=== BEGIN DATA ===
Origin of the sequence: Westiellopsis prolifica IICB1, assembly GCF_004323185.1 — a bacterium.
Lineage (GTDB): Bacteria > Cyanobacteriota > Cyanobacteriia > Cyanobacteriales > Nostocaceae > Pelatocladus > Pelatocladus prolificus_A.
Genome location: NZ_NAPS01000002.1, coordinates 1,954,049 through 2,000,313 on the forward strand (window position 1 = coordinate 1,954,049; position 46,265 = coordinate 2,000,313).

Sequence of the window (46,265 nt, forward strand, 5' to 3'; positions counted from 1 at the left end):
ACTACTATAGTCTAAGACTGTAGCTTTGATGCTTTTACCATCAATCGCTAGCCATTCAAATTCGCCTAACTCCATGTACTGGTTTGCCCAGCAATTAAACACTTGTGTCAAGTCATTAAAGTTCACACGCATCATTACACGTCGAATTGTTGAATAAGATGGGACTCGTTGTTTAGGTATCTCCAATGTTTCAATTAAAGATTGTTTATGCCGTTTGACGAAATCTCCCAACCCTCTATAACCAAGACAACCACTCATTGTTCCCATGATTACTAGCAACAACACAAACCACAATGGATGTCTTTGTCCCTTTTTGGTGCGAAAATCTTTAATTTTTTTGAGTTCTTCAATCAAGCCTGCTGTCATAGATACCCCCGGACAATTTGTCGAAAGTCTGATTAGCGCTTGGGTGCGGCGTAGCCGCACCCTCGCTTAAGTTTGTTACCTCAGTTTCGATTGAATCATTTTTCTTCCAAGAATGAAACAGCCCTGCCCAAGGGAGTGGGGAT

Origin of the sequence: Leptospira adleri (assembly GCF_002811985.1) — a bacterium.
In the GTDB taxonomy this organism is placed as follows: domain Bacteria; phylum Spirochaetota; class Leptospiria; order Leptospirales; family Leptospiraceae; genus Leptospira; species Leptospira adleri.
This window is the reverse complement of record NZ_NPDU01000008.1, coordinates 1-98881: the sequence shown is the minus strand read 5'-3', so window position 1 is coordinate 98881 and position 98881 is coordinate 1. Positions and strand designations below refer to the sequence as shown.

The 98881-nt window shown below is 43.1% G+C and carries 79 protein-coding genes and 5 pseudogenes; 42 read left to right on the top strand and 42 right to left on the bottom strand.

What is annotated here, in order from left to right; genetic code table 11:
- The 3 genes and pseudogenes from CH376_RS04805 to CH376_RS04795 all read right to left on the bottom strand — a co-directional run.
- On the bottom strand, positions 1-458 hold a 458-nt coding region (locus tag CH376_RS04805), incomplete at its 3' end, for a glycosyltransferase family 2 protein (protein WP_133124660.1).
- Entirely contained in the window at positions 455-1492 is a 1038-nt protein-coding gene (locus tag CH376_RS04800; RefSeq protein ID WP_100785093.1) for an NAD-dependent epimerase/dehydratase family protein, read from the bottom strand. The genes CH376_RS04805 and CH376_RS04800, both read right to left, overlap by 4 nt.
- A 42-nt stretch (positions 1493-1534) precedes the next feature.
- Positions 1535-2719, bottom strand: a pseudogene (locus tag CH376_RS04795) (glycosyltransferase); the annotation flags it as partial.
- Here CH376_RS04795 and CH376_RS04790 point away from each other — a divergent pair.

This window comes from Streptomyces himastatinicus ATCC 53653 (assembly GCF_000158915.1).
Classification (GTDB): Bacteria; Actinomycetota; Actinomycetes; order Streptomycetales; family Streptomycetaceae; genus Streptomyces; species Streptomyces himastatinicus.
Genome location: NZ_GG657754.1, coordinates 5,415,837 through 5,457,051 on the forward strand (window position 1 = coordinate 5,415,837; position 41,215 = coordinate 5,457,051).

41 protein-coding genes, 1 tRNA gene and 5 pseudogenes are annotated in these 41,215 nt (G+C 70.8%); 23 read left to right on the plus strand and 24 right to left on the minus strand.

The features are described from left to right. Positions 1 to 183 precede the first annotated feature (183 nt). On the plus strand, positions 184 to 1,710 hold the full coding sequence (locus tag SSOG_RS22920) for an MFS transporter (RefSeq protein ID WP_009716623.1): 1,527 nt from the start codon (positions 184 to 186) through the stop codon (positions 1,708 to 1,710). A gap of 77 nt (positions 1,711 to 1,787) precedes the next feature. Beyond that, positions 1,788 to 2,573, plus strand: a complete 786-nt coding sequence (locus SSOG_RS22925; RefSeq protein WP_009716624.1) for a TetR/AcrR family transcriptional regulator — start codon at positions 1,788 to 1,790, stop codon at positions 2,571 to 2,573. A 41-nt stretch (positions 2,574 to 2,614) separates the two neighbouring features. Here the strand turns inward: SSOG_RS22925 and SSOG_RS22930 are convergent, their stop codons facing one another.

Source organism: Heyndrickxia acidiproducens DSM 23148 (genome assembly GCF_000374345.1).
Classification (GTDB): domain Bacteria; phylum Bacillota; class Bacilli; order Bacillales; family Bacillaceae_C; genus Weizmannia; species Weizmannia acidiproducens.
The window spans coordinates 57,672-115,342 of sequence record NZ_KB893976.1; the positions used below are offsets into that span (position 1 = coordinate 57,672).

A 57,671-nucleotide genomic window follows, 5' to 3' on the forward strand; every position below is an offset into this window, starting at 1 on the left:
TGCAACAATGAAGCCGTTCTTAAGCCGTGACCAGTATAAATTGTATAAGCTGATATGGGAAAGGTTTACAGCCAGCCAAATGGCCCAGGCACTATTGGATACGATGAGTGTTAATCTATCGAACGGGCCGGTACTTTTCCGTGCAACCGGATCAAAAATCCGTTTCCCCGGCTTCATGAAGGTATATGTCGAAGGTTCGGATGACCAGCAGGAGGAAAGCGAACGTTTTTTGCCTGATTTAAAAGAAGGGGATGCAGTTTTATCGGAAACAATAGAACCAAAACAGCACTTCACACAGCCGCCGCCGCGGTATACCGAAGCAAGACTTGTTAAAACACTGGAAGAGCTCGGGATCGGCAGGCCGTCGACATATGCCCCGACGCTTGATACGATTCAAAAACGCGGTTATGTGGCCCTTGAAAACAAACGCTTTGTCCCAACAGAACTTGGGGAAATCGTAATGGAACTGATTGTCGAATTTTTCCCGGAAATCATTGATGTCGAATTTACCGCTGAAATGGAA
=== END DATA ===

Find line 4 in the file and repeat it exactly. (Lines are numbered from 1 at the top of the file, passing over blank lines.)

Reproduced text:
Sequence of the window (46,265 nt, forward strand, 5' to 3'; positions counted from 1 at the left end):